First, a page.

The 911 police dispatcher handling emergency calls during the afternoon of the April 19th lockdown in Watertown sounded certain – a woman had texted her mother that she was being held hostage inside her home by a man with a gun and the Boston Police SWAT team needed to respond immediately. Since the home was inside the perimeter where police were concentrating their search for Dzhokhar Tsarnaev, the surviving brother allegedly responsible for the Boston Marathon bombings, the SWAT team’s response was freighted with a heightened sense of anticipation.
“We all felt that this was it,” said Boston Deputy Supt. Colm P. Lydon, rushed with the SWAT team to the address just off of Mount Auburn street to take command of the scene. “Her house was just a few streets away from (the shootout). It made perfect sense he’d have wound up there, perfect sense.”
Inside the house, my sister, Karolyn Kurkjian Jones, forced home for the day from her job on the concierge desk at a large Boston hotel, was totally unaware of the drama building around her. Shortly before 1 p.m., she noticed that several police officers were swarming through an empty lot on Mount Auburn street across from her home. Perhaps, she thought, Tsarnaev had made his way to her block. A telephone call from Lydon jolted her to the possibility that the threat could be more immediate.
“Mrs. Jones, this is Colm Lydon from the Boston Police Department,” he said in a voice she recalls being both firm and calm. “I would like to talk to you. Can you walk slowly to your front door, and please tell me when your hand is on the door knob?”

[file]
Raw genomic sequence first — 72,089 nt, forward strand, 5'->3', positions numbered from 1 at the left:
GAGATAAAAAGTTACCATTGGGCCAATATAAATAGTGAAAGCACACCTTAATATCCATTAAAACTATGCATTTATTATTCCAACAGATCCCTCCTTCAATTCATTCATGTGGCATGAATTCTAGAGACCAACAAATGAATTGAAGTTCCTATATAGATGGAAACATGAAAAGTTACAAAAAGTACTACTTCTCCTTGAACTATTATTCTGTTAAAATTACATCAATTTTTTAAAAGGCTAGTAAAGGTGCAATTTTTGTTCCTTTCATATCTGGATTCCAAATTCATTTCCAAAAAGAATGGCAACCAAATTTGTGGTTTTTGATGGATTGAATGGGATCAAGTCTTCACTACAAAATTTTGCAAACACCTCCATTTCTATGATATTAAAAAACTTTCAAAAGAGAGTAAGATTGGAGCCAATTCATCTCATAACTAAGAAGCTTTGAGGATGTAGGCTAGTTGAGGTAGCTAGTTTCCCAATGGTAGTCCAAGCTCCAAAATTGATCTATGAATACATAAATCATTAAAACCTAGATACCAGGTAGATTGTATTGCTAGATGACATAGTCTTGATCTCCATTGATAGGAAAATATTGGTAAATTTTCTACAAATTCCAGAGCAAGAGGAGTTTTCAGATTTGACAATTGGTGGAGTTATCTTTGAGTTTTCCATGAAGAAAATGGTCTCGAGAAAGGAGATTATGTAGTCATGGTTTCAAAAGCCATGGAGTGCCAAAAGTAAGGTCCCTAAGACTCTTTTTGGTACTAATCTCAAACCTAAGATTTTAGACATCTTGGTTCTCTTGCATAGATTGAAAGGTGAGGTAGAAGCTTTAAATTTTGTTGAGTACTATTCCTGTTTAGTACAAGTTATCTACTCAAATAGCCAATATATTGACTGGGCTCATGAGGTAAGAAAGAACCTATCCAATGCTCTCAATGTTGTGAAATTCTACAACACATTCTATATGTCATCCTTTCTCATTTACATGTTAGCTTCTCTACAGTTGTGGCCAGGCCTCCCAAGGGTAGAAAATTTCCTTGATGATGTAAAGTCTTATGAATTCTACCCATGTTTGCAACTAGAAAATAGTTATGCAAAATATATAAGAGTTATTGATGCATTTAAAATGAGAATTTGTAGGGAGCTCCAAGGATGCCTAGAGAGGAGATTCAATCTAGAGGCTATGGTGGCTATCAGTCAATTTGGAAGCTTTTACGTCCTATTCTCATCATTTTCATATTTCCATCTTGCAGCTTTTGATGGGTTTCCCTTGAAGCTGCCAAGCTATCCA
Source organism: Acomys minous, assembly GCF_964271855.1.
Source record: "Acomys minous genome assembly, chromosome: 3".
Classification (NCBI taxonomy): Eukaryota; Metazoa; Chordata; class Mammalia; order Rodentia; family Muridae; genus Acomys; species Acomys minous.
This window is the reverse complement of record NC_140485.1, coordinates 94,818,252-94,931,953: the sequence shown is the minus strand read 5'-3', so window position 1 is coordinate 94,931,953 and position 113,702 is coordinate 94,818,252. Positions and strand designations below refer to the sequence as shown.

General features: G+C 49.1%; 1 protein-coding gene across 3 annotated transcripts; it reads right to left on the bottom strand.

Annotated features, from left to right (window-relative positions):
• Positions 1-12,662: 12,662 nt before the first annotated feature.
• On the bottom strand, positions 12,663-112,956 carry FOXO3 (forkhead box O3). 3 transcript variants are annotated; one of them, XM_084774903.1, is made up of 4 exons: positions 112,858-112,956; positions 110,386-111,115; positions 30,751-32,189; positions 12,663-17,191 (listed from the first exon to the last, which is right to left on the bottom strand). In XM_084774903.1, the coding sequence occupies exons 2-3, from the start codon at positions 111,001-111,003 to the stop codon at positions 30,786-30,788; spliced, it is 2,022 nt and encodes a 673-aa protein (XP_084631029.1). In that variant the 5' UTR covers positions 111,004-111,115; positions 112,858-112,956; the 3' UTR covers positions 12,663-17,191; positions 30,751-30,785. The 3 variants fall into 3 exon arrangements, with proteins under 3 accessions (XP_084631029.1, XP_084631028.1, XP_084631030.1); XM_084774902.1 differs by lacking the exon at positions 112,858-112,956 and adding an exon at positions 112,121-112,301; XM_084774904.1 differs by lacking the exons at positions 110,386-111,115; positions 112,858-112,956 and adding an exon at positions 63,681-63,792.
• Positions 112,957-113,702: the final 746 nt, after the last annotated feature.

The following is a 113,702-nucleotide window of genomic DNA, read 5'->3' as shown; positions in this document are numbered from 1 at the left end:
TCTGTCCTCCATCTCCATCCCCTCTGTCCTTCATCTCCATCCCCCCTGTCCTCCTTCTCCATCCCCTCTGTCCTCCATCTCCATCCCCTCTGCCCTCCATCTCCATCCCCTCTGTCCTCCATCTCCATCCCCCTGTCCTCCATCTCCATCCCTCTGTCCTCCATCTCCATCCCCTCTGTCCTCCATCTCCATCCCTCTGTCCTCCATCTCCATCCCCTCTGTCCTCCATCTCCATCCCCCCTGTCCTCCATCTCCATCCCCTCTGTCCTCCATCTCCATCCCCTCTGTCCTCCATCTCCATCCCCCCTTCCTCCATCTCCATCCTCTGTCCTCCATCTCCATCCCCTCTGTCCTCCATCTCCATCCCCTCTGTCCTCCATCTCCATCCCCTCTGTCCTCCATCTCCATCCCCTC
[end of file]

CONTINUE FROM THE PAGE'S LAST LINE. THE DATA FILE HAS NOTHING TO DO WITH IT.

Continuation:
Although Lydon didn’t provide any details, Kurkjian Jones had a sense of foreboding as she made her way to the front door — had someone entered her house unnoticed to her and was watching her now, she thought. On opening the front door, she immediately came into the view of a Boston SWAT team, supported by a tank-like vehicle with armor-plated snipers alongside it. In all, many of the 60-70 police officers and National Guardsmen who had taken position in a church parking lot across from her home had their rifles, shotguns and pistols trained on her.
In the ensuing half hour, the initial terror that Kurkjian Jones, in her early 70s, felt on seeing the weapons aimed at her turned to confusion and concern. When she expressed understandable dismay at what had taken place — including being put in handcuffs at the bottom of her stairs — and why, she was offered no explanations beyond being told that a woman in the house had sent out a text about being held hostage. Instead, she was placed in an ambulance and hustled off to Mt. Auburn Hospital for emotional and physical evaluation.
In their search of the home, police learned there was no emergency inside, no armed intruder was holding her hostage, no text messages had been sent from her phone. She had been alone inside the house, doing her usual household chores — cleaning, tending to the dog and her two cats, watching the extraordinary events unfolding on television and, like the rest of Watertown was doing that day, assuring friends and family by phone that she was fine.